obligation, at the end of December 2010, of £5.01 trillion

    ==============

    I'd be checking that those numbers are really the liability numbers.

    On top you have federal worker's pensions....

  • slocum

    They used to do exactly that (actually, they imposed CA income taxes on pensions regardless of whether the pensioner still lived in CA). But that was banned in 1996:

    http://www.pmstax.com/state/bull9602.shtml

  • slocum

    And the 150K figure is based on an assumption of 6% investment returns, which is still pie-in-the-sky. What would those numbers be based on, say, 3%?

  • ReallyOldOne

    You may be right that the numbers are "not right". However, I posted the link from which the #s were quoted and added a disclaimer "If you can believe any source these days." If the numbers aren't right, do you have a more reliable/believable source?

  • kidmugsy

    I don't see the point of comparing a funded scheme that is underfunded (California state employees) to an unfunded scheme that covers essentially the whole population (UK state retirement pension). It's plain daft.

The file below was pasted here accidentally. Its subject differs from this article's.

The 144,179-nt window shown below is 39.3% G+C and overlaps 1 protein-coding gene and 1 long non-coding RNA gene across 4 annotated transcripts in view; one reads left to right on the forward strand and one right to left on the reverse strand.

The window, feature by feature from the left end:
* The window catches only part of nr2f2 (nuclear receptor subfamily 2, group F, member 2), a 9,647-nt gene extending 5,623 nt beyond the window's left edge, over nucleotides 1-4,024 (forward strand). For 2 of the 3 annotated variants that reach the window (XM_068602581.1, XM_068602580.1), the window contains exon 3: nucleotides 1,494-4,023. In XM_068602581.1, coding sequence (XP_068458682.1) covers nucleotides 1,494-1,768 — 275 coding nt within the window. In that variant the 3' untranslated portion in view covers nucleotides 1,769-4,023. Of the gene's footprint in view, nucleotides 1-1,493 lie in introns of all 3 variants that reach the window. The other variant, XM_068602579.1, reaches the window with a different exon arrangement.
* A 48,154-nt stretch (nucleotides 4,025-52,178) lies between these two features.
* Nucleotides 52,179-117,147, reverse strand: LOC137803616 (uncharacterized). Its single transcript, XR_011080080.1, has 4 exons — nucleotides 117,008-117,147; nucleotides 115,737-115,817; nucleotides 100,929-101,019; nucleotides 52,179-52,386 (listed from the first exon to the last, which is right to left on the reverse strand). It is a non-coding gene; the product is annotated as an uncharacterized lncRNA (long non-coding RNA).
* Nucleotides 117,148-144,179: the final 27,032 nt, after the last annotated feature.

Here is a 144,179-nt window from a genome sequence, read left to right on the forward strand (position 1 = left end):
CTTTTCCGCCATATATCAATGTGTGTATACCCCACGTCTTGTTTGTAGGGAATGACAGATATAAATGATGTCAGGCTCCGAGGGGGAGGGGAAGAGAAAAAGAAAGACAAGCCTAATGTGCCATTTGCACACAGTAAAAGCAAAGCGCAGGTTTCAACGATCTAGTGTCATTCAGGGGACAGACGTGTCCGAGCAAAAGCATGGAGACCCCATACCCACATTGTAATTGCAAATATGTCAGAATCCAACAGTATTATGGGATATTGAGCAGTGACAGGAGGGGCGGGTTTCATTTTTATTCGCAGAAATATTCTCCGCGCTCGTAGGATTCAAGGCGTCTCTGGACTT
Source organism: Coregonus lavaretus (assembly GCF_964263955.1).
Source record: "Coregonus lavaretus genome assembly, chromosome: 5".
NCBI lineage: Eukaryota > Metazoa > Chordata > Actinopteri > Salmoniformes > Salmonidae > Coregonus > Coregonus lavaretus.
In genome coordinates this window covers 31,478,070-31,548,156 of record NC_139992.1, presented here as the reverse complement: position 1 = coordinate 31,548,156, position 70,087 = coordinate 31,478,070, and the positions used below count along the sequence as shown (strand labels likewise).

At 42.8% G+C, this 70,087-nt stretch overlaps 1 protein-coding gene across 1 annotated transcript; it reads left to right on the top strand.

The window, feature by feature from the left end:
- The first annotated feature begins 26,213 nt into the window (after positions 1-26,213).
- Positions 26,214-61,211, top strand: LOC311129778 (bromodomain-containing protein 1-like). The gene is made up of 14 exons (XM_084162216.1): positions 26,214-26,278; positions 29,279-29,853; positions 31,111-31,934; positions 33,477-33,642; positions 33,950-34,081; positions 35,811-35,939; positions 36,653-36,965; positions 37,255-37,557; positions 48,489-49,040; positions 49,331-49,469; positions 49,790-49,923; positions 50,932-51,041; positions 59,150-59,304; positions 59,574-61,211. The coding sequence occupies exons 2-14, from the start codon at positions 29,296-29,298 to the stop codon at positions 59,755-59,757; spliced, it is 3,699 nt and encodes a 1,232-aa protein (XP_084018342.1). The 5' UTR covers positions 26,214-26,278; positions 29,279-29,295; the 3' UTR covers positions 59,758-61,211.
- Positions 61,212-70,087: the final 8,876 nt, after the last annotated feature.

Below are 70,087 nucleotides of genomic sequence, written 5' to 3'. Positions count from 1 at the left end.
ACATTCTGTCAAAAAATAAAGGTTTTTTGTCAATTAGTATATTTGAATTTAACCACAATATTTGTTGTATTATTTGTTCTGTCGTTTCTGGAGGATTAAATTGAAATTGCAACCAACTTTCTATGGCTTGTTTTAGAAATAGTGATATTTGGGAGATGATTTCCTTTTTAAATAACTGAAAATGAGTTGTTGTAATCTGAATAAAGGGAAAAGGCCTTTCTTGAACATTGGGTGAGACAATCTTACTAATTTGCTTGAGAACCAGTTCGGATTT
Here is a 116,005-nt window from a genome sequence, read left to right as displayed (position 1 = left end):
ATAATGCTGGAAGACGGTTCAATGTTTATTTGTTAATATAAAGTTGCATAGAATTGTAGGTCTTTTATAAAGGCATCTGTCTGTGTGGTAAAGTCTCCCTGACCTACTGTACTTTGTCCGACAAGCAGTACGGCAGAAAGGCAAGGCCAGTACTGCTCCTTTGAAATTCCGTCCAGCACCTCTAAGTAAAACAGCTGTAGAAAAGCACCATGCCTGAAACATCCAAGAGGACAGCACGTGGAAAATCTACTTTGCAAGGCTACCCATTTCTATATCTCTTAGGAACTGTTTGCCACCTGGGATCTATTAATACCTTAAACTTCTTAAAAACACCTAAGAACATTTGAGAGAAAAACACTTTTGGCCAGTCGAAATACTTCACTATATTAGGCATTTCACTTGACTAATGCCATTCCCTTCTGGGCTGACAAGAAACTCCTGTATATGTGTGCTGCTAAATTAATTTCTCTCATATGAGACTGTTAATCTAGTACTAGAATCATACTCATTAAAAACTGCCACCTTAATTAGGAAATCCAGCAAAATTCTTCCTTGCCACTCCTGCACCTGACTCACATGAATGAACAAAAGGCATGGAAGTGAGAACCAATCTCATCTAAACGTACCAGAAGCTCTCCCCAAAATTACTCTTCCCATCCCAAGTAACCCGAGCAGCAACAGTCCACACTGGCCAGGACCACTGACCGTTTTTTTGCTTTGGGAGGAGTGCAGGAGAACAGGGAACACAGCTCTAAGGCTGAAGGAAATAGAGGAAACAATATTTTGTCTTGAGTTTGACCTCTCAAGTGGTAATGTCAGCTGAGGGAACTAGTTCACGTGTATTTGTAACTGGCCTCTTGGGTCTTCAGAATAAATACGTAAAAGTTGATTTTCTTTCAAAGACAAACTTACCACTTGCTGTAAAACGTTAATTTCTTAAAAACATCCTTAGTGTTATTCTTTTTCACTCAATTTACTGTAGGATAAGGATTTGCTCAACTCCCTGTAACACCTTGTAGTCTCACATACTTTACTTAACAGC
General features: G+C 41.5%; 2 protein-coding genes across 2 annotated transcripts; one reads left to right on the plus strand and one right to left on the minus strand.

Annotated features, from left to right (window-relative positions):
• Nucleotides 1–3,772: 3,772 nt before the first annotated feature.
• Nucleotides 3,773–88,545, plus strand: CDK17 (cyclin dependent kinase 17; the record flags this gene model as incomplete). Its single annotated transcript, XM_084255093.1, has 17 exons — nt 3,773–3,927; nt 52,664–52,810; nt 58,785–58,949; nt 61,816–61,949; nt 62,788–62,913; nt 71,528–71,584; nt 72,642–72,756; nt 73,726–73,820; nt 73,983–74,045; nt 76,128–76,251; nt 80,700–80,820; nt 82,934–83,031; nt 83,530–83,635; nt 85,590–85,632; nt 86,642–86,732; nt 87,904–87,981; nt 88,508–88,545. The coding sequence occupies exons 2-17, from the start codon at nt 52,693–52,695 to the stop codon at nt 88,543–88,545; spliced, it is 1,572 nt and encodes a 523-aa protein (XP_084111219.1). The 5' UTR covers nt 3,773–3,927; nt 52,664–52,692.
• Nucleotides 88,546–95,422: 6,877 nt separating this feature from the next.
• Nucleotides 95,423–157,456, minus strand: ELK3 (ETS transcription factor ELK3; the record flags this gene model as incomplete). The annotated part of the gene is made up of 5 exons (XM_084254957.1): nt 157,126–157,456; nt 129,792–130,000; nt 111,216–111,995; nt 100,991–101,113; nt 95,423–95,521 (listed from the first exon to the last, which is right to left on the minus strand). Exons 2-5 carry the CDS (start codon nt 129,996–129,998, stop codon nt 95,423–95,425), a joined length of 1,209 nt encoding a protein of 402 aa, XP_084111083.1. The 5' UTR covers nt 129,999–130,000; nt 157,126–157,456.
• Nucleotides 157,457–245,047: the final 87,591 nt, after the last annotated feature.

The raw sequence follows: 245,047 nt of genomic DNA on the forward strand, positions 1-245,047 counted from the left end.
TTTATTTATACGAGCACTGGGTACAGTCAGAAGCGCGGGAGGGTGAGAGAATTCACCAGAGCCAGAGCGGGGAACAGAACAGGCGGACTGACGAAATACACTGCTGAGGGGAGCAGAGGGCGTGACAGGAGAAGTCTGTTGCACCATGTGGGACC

• Joe - the economist

    Krugman says the social security system is solvent since the liability is funded with US Treasury Bonds which are backed by US taxpayers

    That means the the California pension system is also solvent since it is funded with California bonds which are backed by california taxpayers.
    (Sarc)

  • LB

    Another fiddle to watch for is using an asset rate, with the assumption of zero defaults, on the liability side of the book.

    The correct approach is inflation to discount liabilities, and the asset rate with default for any assets you do have.

  • LB

    Krugman is bonkers. He ignores pensions in his debt calculations. He only cares about what is owed to bankers, not the plebs.

  • LB

    So the reason is this.

    If GDP grows at 2% but the debt is growing at 25% plus [like the UK] then even you can tell what the consequences are.

    Both schemes are underfunded.

  • Joe

    krugman is beyond bonkers, delusional. Currenlty he is deeply affected by the Trump derangement syndrome, just read his commentary regarding trump and hillary.

  • Matthew Slyfield

    The numbers aren't right, not because there are better numbers elsewhere, but because social security isn't a liability the same way that a pension is. There would be political ramifications, so it isn't likely to happen, but congress could decide to simply end Social Security, cut off all benefit checks, On the other hand, a pension is a contractual obligation that can't just be canceled as a matter of law.

  • kidmugsy

    No, the British scheme isn't funded at all. It seems you don't understand the vocabulary.

  • Ike Evans